2010 | 18,115 words
The Narada Purana (Nārada Purāṇa) is one of the major eighteen Mahapuranas, a genre of Hindu religious texts. It deals with the places of pilgrimages and features a dialogue between the sage Narada, and Sanatkumara. During the course of the dialogue between the two, Narada explains to Sanatkumara the major places of piligrimages, their location, ...
“But,” said the sages, “What happenes if one commits a sin? What form does the penance (prayashcitta) take?”
The severest sin is that of killing a brahmana. This may happen inadvertently. In such cases, the murderer must place his hand on the dead man’s forehead and beg forgiveness. He then retires to the forest. He keeps matted hair and eat only once a day, that too, only fruit and roots. He meditates only on Vishnu. The sinner also visits various famous places of pilgrimage. But he makes it a point to tell whomsover he meets that he has committed the sin of killing a brahmana. The period of penance continues for twelve years, after which the sin is pardoned.
There might occur situations where the sinner dies before the twelve years are over. If the sinner is killed by a deer or if he dies of disease, the sin is automatically forgiven. It is also pardoned if the person concerned dies while saving a cow or brahmana.
The penance for killing a kshatriya is the same as that for killing a brahmana. Alternatively, the murderer may immolate himself in a fire or kill himself by jumping off a high place.
But generally speaking, the sin of killing a kshatriya is only half as severe as that of killing a brahmana. And the sin of killing a vaishya is only one-third as severe as that of killing a brahmana.
A shudra who kills a brahmana is to be beaten to death with a club.
There are three types of wine, known as goudi, madhvi and paishti. The drinking of wine is forbidden. If one drinks wine, the prescribed penance is the drinking of clairfied butter and the urine of cows. Drinking wine, in fact, is as great a sin as the killing of a brahmana.
There are various units for measuring gold (kanchana). When sunlight filters through a window, small particles can be seen. These are known as trasarenu. Eight trasarenus make a nishka, three nishkas are one rajasarshapa, three rajasarshapas are one gosarshapa, six gosarshapas are one yava, three yavas one krishnala, five krishnalas one masha and sixteen mashas one suvarna. A person who steals gold amounting to one suvarna from a brahmana commits a sin tha tis equivalent to the killing of a brahmana. The same sort of atonement is thus indicated. In addition, the sinner has to apply clarified butter and cowdung on his body. If a kshatriya steals gold from a brahmana, he has to perform a horse sacrifice. The alternative is to donate to brahmanas three hundred cows or gold equivalent to the weight of one’s own body. But if the thief shows penitence and returnes the gold to the brahmana immediately after he has stolen it, twelve days of fasting is enough.
The penance is halved if the object that has been stolen is not gold, but is gem, land or cattle.
Naturally, the penance is less if the amount of gold that has been stolen is not a suvarna, but is less. For example, if a trasarenu of gold has been stolen, two rounds of pranayama (a breathing exercise) is sufficient atonement. If a nishka of gold has been stolen, three rounds of pranayama are needed and if a rajasarshapa of gold has been stolen, four rounds pranayama are indicated. A person who steals a gosarshapa of gold has to chant the gayatri mantra (an incantation) one thousand and eight times. If the amount of stolen gold increases to one yava, the mantra has to be chanted throughout an entire day. For stealing gold amounting to one krishnala, a special vrata named santapana has to be observed. What about situations where one masha of gold has been stolen? Then the sinner has to eat for three months foodgrains soaked in the urine of cows and worship the gods for a corresponding period. The period is increased to one year if the amount of stolen gold is more than one masha, but less than one suvama.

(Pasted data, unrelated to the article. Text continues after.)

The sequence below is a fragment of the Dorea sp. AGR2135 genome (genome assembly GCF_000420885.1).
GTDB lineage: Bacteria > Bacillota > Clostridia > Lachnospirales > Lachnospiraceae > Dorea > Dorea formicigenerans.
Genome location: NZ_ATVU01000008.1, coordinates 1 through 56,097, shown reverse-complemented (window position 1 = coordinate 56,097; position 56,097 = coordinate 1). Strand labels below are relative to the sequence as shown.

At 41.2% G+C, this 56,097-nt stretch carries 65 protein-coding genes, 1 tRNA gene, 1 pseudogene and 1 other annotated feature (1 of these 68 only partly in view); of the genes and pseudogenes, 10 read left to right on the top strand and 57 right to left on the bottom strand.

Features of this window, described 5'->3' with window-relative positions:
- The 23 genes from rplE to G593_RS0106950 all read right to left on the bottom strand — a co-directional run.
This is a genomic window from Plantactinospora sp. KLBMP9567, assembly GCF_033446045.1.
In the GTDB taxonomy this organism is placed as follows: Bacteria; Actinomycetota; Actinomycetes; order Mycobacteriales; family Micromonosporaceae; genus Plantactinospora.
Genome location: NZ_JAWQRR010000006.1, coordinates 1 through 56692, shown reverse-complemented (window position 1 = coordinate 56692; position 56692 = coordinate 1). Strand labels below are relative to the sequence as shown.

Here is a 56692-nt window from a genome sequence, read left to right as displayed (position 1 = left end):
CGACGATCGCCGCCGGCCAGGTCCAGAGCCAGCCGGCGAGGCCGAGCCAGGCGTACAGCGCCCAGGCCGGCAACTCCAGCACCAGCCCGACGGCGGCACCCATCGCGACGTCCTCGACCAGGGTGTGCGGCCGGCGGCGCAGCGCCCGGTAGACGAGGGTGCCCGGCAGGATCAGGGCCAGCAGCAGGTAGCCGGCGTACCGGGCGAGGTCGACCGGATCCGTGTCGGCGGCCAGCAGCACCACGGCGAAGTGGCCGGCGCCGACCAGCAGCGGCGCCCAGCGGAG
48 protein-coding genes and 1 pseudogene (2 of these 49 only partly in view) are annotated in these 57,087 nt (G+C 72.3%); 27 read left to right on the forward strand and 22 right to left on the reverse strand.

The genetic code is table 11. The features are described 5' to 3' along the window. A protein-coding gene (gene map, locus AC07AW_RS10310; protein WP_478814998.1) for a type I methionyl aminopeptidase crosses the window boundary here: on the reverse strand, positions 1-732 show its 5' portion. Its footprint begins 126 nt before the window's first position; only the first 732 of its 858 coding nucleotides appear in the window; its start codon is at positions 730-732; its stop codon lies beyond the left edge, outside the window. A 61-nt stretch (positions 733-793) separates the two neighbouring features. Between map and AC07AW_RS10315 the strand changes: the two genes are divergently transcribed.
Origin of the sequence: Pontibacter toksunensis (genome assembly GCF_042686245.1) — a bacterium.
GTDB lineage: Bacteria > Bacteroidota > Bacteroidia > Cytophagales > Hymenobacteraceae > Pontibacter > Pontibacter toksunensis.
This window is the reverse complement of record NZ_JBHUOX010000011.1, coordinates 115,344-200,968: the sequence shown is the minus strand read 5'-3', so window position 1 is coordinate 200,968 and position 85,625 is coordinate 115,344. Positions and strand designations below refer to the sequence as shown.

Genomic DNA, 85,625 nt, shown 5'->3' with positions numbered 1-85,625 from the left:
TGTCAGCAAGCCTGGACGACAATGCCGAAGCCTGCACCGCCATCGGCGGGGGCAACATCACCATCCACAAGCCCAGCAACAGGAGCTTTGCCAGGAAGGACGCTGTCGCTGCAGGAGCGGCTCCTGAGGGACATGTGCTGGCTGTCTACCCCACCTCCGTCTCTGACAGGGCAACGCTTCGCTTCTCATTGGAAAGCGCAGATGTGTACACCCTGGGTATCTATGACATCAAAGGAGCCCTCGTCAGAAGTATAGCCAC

Separate vratas are prescribed for the stealing of silver, bronze, brass, copper and jewels. The severity of the vrata depends on the object that has been stolen and on the amount of the theft.
A person who associates with a sinner has to undergo penance. The penance is the same as would have been the case had he committed the sin himself.
There is a special vrata known as prajapatya. A person who kills a mongoose, crow, boar, rat, cat, goat, sheep, dog or a hen, has to observe half a prajapatya vrata. A person who kills a horse has to observe three such rites. Other rites are prescribed for those who kill elephants or kill cows inadvertently. If a cow is consciously killed, no penance other than death will suffice.
A person who steals wood, grass, trees, molasses, meat or skins will fast for three days. A person who kills birds, turtles or porpoises will fast for twelve days.
Yajnas and religious rites are sacred ceremonies. If the voice of a chandala is heard while such rites are going on, it is recommended that one fasts for a day and purifies oneself by partaking of clarifed butter on the second day. One thousand and eight gayatri mantras also have to be chanted.
No penance is prescribed for those who criticize the gods or the brahmanas. Such sinners are beyond redemption.
No penance is successful unless it is accompanied by faith in Vishnu. The sins are forgiven even if one prays to Vishnu inadvertently. Praying to Vishnu is far superior to visiting places of pilgrimage or performing religious rites.